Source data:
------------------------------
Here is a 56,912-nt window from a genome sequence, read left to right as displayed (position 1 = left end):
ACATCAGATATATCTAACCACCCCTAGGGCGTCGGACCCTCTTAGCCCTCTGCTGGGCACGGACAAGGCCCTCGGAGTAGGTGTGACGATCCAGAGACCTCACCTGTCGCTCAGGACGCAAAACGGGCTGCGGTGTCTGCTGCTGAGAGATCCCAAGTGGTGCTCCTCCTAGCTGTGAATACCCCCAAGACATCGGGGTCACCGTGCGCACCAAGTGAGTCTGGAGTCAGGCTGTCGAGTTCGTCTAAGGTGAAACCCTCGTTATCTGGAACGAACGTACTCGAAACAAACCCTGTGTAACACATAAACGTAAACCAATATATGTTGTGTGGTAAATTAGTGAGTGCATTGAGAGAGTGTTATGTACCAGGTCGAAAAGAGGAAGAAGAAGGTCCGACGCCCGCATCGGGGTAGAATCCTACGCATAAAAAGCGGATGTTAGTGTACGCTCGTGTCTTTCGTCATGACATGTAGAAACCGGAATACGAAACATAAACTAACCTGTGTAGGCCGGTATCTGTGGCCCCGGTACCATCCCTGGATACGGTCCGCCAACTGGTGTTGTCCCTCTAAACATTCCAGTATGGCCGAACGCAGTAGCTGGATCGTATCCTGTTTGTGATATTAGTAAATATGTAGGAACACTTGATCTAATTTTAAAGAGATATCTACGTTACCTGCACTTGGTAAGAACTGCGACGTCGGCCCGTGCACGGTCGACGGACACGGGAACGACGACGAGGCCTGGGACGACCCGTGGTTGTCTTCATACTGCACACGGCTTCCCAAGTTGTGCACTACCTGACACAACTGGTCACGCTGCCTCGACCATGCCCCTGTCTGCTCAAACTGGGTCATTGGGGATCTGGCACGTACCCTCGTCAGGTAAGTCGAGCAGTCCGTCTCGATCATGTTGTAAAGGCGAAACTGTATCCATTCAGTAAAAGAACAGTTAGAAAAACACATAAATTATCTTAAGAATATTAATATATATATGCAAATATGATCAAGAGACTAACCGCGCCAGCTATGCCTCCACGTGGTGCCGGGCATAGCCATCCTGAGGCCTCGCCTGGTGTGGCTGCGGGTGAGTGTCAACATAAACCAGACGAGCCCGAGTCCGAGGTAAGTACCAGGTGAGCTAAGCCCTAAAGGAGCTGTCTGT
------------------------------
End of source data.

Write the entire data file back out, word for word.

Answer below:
Here is a 56,912-nt window from a genome sequence, read left to right as displayed (position 1 = left end):
ACATCAGATATATCTAACCACCCCTAGGGCGTCGGACCCTCTTAGCCCTCTGCTGGGCACGGACAAGGCCCTCGGAGTAGGTGTGACGATCCAGAGACCTCACCTGTCGCTCAGGACGCAAAACGGGCTGCGGTGTCTGCTGCTGAGAGATCCCAAGTGGTGCTCCTCCTAGCTGTGAATACCCCCAAGACATCGGGGTCACCGTGCGCACCAAGTGAGTCTGGAGTCAGGCTGTCGAGTTCGTCTAAGGTGAAACCCTCGTTATCTGGAACGAACGTACTCGAAACAAACCCTGTGTAACACATAAACGTAAACCAATATATGTTGTGTGGTAAATTAGTGAGTGCATTGAGAGAGTGTTATGTACCAGGTCGAAAAGAGGAAGAAGAAGGTCCGACGCCCGCATCGGGGTAGAATCCTACGCATAAAAAGCGGATGTTAGTGTACGCTCGTGTCTTTCGTCATGACATGTAGAAACCGGAATACGAAACATAAACTAACCTGTGTAGGCCGGTATCTGTGGCCCCGGTACCATCCCTGGATACGGTCCGCCAACTGGTGTTGTCCCTCTAAACATTCCAGTATGGCCGAACGCAGTAGCTGGATCGTATCCTGTTTGTGATATTAGTAAATATGTAGGAACACTTGATCTAATTTTAAAGAGATATCTACGTTACCTGCACTTGGTAAGAACTGCGACGTCGGCCCGTGCACGGTCGACGGACACGGGAACGACGACGAGGCCTGGGACGACCCGTGGTTGTCTTCATACTGCACACGGCTTCCCAAGTTGTGCACTACCTGACACAACTGGTCACGCTGCCTCGACCATGCCCCTGTCTGCTCAAACTGGGTCATTGGGGATCTGGCACGTACCCTCGTCAGGTAAGTCGAGCAGTCCGTCTCGATCATGTTGTAAAGGCGAAACTGTATCCATTCAGTAAAAGAACAGTTAGAAAAACACATAAATTATCTTAAGAATATTAATATATATATGCAAATATGATCAAGAGACTAACCGCGCCAGCTATGCCTCCACGTGGTGCCGGGCATAGCCATCCTGAGGCCTCGCCTGGTGTGGCTGCGGGTGAGTGTCAACATAAACCAGACGAGCCCGAGTCCGAGGTAAGTACCAGGTGAGCTAAGCCCTAAAGGAGCTGTCTGT